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How much water do YOU use?

edited 30 November -1 at 1:00AM in Water Bills
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  • PhonixPhonix Forumite
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    The Labour Government had the opportunity to re-nationalise but didn't and won't.

    That's 'New Labour', what Thatcher called "my greatest achievement".
    Presumably you feel the same about gas and electricity supply, railways, airlines etc?

    Not at all, I've always been in favour of opening up these markets.


    However when it comes to water I think the buck should stop. Water is essential to our living, if we go without it for a week we will die. You'd feel very different about it, if it were taken away from you.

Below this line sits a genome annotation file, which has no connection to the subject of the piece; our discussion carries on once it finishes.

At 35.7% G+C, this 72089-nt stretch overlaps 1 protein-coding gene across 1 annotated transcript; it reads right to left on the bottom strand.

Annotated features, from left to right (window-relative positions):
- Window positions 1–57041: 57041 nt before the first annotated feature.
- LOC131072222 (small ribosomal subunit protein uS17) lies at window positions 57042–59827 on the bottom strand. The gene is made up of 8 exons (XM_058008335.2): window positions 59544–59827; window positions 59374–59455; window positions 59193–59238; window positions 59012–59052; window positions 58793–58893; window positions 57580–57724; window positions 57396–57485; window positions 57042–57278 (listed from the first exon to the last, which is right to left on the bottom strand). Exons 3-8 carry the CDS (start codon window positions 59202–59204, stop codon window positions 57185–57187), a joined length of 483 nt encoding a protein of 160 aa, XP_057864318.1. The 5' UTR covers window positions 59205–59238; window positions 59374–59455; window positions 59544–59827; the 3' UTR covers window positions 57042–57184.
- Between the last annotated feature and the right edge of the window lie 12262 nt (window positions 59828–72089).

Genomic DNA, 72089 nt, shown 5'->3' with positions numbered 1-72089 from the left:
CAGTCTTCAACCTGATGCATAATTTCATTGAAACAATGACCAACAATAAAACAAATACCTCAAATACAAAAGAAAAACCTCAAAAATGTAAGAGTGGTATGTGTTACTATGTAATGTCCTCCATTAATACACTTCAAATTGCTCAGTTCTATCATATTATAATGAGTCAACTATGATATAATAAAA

It's water and housing where the problems start with social problems start with privatisation. However my knowledge of the housing market isn't really good enough to comment on the effect of the 80s. I've always been abit anti mortages, because they seem to have become a tax on the poor.
  • SystemSystem Forumite
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    In Northern Ireland for years we were told that we were paying for our water through the rates system (same as your council tax). Now because of massive under-investment in the water infrastructure (not our fault the money wasn't spent correctly), the UK government (as opposed to our own who can't get off their backsides and earn their salaries) are trying to tell us we weren't actually paying for the water and new water rates are to be introduced based on the rateable value of our property.

    Is it true this is illegal in England and Wales?

    The unfair system they propose for NI is such that as usual the middle income people are paying proportionatley the most as the amount to be payed will be capped for those people with properties worth more than £350,000. They won't pay more than £750/mth.